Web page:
In a competitive market, supply chain managers seek to create net value, build a competitive infrastructure, utilize available worldwide logistics and try to meet supply with demand. This places the supply chain as central to many key performance indicators. Efficiencies and costs reductions can be gained through the adoption of digital technology.
What might this digital transformation involve? There are several areas, and Digital Journal has selected five from among the most promising.
First is the use of big data together with advanced analytics to gain insights and to improve decision making. This is on the basis of every point of data being an interaction. Supply Chain Drive uses the examples of “an item is picked off a shelf, a customer leaving a website, an online review is written, a damaged product is returned.” An understanding of each of these can yield valuable information.
If parts of the supply chain network are willing to share this information digitally, then useful material can be built up, as discussed in article published in the International Journal of Production Economics (“Big data analytics in logistics and supply chain management: Certain investigations for research and applications.”) Collected information can also be integrated into optimization tools; and used for activities like demand forecasting, integrated business planning and supplier collaboration and risk analytics.
A second area of data collection relates to the use of sophisticated sensors designed to track and collect information. These can provide safeguards for goods that need to be temperature controlled. An example is with the company company TruTag Technologies, which was featured on Digital Journal (“Tag technology company wins innovation award.”) Digital sensors can also protect against counterfeiting. This is a ‘hot topic’ in the pharmaceutical world where up to 20 percent of distributed medicines may be fake. The U.S. Food and Drug Administration has recently produced new guidance on this subject for medicines manufacturers, as Pharmaceutical Microbiology has reported.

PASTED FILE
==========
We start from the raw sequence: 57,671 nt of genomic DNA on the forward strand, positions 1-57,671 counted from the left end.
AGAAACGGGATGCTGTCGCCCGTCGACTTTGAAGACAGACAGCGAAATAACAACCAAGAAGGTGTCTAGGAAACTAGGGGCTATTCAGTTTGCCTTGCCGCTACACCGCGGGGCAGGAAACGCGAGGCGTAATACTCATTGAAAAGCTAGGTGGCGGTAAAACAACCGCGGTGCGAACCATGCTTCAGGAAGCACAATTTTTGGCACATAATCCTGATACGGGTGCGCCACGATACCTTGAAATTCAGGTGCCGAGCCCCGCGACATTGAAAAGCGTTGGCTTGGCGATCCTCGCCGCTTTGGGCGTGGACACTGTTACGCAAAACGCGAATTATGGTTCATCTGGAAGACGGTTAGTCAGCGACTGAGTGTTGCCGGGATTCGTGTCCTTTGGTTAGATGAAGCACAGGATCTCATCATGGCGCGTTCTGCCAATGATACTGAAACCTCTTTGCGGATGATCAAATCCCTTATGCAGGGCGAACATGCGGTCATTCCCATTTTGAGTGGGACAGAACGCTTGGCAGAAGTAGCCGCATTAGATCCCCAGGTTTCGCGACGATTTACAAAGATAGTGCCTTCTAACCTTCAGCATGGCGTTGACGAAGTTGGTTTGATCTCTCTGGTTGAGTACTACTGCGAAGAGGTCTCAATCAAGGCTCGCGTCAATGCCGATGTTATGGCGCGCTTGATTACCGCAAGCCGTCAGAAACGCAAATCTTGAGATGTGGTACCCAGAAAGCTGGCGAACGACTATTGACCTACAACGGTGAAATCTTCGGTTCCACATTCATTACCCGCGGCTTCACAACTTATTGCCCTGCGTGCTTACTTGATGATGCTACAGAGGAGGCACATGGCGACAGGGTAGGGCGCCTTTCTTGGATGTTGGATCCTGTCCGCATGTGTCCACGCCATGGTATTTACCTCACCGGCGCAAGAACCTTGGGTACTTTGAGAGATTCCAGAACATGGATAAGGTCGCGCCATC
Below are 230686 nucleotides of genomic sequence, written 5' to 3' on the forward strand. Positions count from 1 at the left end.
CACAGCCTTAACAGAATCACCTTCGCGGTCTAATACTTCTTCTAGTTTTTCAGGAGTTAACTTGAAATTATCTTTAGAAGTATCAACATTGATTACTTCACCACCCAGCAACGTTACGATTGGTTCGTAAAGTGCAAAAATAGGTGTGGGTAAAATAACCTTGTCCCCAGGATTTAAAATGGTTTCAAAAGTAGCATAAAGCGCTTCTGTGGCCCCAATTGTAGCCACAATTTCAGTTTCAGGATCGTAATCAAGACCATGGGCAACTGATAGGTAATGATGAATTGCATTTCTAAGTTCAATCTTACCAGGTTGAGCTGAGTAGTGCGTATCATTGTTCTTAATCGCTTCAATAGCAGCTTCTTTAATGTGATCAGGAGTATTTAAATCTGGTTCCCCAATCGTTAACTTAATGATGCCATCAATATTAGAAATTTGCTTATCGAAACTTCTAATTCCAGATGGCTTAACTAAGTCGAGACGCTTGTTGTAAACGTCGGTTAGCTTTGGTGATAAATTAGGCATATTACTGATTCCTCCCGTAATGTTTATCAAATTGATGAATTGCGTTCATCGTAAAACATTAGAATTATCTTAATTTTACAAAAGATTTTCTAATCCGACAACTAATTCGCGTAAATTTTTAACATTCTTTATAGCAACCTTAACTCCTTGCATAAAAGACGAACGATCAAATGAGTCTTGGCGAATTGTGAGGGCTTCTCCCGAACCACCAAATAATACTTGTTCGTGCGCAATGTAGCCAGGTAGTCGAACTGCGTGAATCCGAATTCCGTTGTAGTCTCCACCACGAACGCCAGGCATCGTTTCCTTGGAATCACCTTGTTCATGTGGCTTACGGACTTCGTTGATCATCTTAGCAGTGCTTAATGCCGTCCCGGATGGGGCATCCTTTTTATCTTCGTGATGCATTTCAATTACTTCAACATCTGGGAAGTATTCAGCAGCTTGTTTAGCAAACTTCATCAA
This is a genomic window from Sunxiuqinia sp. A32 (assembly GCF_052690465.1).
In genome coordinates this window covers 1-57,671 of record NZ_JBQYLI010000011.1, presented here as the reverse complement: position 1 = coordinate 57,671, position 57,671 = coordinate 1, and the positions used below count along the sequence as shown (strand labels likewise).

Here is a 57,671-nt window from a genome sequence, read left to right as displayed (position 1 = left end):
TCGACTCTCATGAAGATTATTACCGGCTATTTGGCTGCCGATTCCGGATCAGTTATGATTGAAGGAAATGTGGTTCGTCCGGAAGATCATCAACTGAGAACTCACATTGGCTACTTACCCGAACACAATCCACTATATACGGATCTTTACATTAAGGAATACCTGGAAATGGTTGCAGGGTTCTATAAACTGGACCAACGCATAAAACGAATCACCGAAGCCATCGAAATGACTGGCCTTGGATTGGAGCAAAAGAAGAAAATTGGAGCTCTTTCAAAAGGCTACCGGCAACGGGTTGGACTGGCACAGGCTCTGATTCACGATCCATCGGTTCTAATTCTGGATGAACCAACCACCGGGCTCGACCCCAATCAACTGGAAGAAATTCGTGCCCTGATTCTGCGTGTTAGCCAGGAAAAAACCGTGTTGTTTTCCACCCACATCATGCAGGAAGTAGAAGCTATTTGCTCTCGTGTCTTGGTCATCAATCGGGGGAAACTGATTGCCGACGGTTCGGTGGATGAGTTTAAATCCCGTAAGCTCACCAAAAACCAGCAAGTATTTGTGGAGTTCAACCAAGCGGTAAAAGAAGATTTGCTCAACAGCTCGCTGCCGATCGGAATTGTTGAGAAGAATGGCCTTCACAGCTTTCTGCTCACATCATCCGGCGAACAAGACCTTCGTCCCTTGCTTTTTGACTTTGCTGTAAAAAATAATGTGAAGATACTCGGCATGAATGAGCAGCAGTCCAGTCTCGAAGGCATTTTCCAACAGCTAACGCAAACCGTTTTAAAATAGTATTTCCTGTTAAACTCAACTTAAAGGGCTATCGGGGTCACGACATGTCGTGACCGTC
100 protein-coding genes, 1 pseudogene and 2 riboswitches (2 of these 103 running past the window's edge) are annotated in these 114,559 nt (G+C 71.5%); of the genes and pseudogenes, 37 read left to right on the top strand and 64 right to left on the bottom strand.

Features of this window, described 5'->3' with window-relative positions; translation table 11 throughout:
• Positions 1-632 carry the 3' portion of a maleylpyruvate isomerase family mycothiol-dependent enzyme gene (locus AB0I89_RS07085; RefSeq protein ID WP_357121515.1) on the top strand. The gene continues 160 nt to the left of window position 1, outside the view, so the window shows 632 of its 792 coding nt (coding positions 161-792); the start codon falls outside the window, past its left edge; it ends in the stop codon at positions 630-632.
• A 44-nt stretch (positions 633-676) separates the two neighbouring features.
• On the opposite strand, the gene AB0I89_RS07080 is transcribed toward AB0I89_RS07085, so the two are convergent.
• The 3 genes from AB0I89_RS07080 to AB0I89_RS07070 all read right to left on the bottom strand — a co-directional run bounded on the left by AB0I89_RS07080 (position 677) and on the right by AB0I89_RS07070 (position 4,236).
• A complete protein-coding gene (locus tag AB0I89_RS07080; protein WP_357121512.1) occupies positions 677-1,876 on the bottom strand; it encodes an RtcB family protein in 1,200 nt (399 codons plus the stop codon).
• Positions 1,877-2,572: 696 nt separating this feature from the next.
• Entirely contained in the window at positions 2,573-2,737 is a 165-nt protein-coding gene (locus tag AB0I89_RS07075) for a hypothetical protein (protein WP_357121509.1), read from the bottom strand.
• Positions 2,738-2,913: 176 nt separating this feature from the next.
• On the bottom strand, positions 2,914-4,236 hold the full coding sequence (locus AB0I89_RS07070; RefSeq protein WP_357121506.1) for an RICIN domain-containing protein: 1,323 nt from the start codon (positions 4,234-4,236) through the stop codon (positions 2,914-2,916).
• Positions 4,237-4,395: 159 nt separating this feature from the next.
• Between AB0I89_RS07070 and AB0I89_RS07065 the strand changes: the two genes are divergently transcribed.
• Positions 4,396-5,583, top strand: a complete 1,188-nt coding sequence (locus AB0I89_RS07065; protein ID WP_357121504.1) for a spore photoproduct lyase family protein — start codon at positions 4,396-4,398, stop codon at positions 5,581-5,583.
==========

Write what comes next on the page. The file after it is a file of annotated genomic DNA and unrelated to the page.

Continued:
A third area where digital technology can be used is with customer engagement. According to Software Advice, the selection of the right piece of software to enable this is key to achieving “customer retention, lower operating costs, increased sales and faster growth.” The best types of software for this are mobile. As the European Commission points out mobility is seen as a disruptive technology for business purposes and it allows new ways of working in “an ATAWAD (Anytime Anywhere Any Device) environment.” An example system is Darius, which collects customer feedback, analyzes it and passes regular reports back to the initialing organization. A second example is with Ambrosus, which has put in place a blockchain-based ecosystem for the supply chain (“Blockchain-powered supply chain tracker.”)
The fourth area is the use of cloud based technology. Cloud computing solutions for the supply chain can provide business process gains; this works best when a large number of suppliers and customers agree to share data over a cloud. According to an article in Forbes, companies that use an Electronic Data Interchange (EDI) to communicate throughout their supply chain are more efficient than those reliant upon emails, faxes and phone calls. Through an EDI two different companies can electronically exchange documents (such as purchase orders, invoices, shipping notices, and many others). Once the supply network is connected via a cloud then analytics, cognitive equipment and smart apps can aid decision making.
Fifth and finally, and with a nod towards the future, cognitive computing should leverage considerable advantages. Applications of artificial intelligence could include enabling organizations to shift through large amounts of structured or unstructured data;
assess detailed supplier assessments of a single supplier or a group of suppliers; and for assessing and calculating risk. There are also potential gains to be made from using artificial intelligence to find new ways of operating, to provide new insights, and to uncover new opportunities. Companies like IBM are developing cognitive computing systems to support supply chains.
These five examples show how technology can help, now or in the near future, to improve the efficiency of the supply chain. The adoption of such technology needs to fit in with a clear business strategy. With a clear direction in place, the promises that digitalization of the supply chain promises are considerable.